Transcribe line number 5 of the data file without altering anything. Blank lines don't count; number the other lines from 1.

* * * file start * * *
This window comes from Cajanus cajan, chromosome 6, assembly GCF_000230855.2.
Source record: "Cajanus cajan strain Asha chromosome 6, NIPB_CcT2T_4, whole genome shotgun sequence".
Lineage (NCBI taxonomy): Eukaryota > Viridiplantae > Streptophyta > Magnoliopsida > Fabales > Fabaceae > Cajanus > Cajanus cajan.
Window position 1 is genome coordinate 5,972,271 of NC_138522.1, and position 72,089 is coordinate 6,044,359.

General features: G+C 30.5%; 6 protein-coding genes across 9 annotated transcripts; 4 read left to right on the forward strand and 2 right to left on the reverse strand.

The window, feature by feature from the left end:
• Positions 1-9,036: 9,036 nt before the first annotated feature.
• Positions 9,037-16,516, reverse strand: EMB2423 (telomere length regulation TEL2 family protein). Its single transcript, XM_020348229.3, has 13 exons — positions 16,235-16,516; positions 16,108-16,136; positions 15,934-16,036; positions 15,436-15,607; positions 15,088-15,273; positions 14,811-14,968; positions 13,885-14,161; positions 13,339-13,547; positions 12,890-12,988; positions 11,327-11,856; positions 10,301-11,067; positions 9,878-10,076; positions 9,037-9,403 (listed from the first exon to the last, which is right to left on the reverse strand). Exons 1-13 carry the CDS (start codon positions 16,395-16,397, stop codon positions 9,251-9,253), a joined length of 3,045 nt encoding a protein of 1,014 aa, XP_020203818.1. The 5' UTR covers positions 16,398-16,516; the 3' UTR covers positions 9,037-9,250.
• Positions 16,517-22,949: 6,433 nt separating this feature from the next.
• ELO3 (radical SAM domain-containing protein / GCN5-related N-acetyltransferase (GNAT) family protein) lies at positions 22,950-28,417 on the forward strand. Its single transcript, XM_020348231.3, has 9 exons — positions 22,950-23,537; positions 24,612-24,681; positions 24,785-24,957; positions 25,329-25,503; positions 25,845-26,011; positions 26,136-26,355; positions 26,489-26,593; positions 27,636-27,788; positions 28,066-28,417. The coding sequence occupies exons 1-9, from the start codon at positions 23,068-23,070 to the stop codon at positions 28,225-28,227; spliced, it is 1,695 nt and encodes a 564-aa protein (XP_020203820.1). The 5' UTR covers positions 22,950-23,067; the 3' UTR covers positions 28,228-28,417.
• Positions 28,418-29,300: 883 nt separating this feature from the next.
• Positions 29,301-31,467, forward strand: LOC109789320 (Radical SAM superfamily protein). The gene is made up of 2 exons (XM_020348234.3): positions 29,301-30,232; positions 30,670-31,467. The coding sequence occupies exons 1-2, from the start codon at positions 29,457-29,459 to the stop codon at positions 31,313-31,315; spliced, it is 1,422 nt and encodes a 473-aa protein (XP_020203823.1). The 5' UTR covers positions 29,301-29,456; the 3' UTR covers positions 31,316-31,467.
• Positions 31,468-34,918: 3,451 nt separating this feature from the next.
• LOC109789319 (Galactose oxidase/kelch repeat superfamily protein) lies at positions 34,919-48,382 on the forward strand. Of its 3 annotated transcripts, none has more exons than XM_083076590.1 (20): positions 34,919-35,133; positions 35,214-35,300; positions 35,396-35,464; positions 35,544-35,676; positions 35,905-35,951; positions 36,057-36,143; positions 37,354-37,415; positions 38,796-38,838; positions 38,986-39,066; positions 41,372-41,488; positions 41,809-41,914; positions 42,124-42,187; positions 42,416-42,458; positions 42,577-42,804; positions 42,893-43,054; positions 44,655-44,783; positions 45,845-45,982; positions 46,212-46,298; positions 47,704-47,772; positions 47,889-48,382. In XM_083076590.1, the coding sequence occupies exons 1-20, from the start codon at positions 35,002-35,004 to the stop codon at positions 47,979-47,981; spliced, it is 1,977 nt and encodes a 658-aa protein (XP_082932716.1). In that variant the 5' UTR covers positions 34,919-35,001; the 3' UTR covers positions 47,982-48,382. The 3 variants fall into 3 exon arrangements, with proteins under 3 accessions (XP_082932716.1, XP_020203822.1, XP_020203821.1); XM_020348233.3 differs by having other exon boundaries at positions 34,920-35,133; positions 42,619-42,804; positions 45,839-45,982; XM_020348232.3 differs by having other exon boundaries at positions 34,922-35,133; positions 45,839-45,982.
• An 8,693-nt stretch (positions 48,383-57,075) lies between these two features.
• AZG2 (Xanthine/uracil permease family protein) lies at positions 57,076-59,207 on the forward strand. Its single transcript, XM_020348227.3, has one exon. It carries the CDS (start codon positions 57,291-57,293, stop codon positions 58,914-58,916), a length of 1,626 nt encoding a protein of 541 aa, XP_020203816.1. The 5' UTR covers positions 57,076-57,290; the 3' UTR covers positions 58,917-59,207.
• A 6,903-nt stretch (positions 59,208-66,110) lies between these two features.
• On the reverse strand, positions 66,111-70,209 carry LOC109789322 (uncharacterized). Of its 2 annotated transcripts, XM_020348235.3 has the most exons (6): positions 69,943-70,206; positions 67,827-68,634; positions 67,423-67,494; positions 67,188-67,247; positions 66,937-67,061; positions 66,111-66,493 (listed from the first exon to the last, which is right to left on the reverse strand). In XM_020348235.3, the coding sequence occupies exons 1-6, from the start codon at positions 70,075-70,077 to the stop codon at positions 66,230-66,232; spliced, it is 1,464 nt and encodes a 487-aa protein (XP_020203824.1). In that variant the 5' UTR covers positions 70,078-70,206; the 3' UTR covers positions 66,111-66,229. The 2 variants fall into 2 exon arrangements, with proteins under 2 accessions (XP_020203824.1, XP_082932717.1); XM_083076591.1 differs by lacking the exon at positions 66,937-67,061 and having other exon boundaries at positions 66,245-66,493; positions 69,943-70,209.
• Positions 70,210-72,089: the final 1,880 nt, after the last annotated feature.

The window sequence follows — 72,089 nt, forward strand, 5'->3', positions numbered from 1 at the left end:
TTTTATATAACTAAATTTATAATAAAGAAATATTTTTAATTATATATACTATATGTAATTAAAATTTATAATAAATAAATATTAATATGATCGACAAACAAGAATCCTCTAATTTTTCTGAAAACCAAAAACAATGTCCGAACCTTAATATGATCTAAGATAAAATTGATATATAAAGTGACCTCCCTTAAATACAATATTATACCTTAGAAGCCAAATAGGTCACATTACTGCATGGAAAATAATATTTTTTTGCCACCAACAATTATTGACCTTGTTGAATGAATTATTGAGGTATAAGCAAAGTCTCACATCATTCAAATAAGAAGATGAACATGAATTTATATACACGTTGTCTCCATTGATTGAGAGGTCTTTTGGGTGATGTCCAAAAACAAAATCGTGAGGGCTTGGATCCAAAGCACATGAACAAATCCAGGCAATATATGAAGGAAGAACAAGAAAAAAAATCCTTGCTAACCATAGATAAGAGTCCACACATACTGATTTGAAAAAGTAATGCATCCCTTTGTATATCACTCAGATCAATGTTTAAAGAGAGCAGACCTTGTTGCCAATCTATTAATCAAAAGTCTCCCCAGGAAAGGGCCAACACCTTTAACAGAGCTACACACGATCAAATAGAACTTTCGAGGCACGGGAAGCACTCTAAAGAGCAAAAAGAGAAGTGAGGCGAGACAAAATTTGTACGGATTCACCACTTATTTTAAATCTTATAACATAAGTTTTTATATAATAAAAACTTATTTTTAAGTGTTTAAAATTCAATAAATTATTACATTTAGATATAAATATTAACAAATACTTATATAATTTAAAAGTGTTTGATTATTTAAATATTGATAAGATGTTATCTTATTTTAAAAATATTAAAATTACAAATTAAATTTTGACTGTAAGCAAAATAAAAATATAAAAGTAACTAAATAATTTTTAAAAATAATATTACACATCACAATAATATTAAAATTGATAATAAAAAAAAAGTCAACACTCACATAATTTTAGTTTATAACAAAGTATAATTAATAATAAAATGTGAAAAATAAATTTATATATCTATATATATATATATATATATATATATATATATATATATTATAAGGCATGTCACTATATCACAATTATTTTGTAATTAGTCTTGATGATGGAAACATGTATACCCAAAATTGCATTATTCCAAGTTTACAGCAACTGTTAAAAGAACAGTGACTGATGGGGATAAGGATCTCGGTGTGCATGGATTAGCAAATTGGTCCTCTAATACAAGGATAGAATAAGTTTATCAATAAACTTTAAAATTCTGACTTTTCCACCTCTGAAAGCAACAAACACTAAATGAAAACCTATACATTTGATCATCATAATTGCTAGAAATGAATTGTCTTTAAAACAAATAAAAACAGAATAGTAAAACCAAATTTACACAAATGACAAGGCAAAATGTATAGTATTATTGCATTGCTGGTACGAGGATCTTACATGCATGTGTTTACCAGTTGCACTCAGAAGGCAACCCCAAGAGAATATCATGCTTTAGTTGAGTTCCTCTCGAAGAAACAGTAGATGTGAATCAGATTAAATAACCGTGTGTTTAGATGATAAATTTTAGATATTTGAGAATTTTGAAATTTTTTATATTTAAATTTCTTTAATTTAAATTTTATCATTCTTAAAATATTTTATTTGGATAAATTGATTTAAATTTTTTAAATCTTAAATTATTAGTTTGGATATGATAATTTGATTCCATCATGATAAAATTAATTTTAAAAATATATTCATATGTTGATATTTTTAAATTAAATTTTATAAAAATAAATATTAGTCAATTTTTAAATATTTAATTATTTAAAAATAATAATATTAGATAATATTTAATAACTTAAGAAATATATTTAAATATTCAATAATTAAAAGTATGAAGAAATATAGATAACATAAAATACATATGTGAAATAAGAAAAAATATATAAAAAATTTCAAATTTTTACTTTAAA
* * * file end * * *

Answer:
General features: G+C 30.5%; 6 protein-coding genes across 9 annotated transcripts; 4 read left to right on the forward strand and 2 right to left on the reverse strand.